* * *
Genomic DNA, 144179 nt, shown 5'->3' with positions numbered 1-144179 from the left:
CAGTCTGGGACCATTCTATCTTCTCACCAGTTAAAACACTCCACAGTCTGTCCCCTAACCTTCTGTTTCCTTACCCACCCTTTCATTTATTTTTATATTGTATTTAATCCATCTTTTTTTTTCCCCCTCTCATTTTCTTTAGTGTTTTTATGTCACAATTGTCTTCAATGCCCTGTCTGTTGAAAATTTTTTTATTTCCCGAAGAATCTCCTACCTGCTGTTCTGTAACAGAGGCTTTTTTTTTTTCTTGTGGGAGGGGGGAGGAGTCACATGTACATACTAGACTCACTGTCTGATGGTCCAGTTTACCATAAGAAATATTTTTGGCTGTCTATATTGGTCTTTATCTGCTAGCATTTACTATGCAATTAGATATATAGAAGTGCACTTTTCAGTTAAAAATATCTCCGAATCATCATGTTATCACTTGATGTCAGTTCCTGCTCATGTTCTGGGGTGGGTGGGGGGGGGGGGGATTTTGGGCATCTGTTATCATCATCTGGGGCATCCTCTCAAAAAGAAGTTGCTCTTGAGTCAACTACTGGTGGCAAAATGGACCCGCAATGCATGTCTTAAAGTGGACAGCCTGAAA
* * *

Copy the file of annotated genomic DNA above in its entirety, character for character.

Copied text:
Genomic DNA, 144179 nt, shown 5'->3' with positions numbered 1-144179 from the left:
CAGTCTGGGACCATTCTATCTTCTCACCAGTTAAAACACTCCACAGTCTGTCCCCTAACCTTCTGTTTCCTTACCCACCCTTTCATTTATTTTTATATTGTATTTAATCCATCTTTTTTTTTCCCCCTCTCATTTTCTTTAGTGTTTTTATGTCACAATTGTCTTCAATGCCCTGTCTGTTGAAAATTTTTTTATTTCCCGAAGAATCTCCTACCTGCTGTTCTGTAACAGAGGCTTTTTTTTTTTCTTGTGGGAGGGGGGAGGAGTCACATGTACATACTAGACTCACTGTCTGATGGTCCAGTTTACCATAAGAAATATTTTTGGCTGTCTATATTGGTCTTTATCTGCTAGCATTTACTATGCAATTAGATATATAGAAGTGCACTTTTCAGTTAAAAATATCTCCGAATCATCATGTTATCACTTGATGTCAGTTCCTGCTCATGTTCTGGGGTGGGTGGGGGGGGGGGGGATTTTGGGCATCTGTTATCATCATCTGGGGCATCCTCTCAAAAAGAAGTTGCTCTTGAGTCAACTACTGGTGGCAAAATGGACCCGCAATGCATGTCTTAAAGTGGACAGCCTGAAA